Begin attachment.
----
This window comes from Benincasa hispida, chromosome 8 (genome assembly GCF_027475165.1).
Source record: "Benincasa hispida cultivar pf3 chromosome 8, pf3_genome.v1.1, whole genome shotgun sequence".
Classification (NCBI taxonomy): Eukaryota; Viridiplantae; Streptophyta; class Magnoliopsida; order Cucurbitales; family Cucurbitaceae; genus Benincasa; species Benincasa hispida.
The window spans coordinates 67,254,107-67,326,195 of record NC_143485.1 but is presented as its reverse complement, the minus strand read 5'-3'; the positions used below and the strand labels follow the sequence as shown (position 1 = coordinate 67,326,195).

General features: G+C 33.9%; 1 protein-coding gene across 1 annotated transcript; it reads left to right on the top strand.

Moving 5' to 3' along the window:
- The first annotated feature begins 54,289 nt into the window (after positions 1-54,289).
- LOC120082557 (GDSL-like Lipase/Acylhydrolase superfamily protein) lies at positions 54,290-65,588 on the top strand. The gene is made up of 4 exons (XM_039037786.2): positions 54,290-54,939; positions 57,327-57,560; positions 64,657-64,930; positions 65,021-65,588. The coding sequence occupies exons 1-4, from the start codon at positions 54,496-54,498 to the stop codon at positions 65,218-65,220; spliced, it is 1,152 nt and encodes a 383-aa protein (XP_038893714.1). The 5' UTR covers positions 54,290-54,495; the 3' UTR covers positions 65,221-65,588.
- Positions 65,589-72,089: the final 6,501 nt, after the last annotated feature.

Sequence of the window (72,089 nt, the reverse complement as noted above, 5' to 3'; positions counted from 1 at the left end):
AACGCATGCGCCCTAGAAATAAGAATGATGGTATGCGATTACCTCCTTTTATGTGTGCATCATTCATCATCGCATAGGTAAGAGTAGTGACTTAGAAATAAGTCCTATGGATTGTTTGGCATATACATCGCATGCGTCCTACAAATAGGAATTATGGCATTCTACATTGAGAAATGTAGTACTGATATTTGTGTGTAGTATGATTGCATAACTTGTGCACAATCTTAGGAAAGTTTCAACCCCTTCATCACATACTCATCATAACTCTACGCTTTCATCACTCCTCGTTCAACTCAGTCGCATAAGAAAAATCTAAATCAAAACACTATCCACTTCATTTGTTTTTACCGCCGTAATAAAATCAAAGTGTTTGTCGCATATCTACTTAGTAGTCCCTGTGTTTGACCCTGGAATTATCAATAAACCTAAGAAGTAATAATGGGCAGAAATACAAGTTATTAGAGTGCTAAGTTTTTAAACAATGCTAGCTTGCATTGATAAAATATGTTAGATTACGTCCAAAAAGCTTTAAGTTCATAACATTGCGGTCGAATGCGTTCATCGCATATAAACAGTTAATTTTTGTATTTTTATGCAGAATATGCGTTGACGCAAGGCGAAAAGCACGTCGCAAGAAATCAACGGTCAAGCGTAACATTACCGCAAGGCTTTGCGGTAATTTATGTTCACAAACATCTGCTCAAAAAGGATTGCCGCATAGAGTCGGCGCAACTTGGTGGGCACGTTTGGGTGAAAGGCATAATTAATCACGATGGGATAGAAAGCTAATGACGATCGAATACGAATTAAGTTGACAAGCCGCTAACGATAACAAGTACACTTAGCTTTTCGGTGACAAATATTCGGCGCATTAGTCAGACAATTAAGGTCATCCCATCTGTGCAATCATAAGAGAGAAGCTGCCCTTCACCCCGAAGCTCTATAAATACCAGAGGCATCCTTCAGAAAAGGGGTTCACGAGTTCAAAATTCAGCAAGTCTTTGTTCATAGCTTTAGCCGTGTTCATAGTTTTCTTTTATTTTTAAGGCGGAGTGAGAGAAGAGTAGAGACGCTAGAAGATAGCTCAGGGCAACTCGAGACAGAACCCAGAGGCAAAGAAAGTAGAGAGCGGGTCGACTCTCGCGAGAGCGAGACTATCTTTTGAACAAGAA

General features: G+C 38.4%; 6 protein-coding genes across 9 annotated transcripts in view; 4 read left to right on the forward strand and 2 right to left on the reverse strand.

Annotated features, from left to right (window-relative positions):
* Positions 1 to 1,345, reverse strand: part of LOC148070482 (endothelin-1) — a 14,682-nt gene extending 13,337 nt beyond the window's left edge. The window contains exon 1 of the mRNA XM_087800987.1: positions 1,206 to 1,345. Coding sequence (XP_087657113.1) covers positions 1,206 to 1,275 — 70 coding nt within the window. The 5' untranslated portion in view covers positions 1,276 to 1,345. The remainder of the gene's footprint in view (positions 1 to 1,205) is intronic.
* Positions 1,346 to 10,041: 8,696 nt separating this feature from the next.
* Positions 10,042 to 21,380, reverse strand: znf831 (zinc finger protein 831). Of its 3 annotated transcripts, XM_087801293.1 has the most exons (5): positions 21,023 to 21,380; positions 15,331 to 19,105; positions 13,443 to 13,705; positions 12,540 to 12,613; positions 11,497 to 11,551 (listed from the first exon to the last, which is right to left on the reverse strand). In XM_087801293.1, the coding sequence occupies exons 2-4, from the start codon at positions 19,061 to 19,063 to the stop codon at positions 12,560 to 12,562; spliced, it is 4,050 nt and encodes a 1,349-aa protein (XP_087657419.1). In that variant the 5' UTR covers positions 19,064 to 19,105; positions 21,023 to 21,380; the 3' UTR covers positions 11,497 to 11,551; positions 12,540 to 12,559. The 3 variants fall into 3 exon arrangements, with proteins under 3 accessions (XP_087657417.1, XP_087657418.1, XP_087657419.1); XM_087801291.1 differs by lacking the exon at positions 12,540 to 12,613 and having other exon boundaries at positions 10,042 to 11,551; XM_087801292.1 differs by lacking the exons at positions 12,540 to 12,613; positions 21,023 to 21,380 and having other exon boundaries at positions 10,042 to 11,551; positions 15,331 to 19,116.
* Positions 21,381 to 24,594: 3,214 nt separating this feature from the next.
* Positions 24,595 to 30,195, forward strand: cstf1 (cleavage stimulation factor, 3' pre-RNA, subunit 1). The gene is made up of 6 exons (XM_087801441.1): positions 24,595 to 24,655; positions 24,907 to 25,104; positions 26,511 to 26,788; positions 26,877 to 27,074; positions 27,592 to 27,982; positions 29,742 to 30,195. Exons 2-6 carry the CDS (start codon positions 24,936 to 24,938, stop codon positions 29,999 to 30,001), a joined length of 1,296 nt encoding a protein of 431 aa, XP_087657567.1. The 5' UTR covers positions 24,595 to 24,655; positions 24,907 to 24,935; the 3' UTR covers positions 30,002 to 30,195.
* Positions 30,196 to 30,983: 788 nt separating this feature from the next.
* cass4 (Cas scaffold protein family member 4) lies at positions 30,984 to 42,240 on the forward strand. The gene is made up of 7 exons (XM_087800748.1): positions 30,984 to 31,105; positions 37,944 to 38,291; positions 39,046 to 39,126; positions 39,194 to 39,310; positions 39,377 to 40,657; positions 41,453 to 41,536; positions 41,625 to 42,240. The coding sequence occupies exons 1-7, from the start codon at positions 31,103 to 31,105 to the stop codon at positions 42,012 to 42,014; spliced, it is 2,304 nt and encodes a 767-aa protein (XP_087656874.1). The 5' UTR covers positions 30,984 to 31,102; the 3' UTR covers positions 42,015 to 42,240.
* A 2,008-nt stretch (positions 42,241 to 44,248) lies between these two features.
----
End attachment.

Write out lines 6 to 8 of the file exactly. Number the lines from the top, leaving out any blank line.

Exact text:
Moving 5' to 3' along the window:
- The first annotated feature begins 54,289 nt into the window (after positions 1-54,289).
- LOC120082557 (GDSL-like Lipase/Acylhydrolase superfamily protein) lies at positions 54,290-65,588 on the top strand. The gene is made up of 4 exons (XM_039037786.2): positions 54,290-54,939; positions 57,327-57,560; positions 64,657-64,930; positions 65,021-65,588. The coding sequence occupies exons 1-4, from the start codon at positions 54,496-54,498 to the stop codon at positions 65,218-65,220; spliced, it is 1,152 nt and encodes a 383-aa protein (XP_038893714.1). The 5' UTR covers positions 54,290-54,495; the 3' UTR covers positions 65,221-65,588.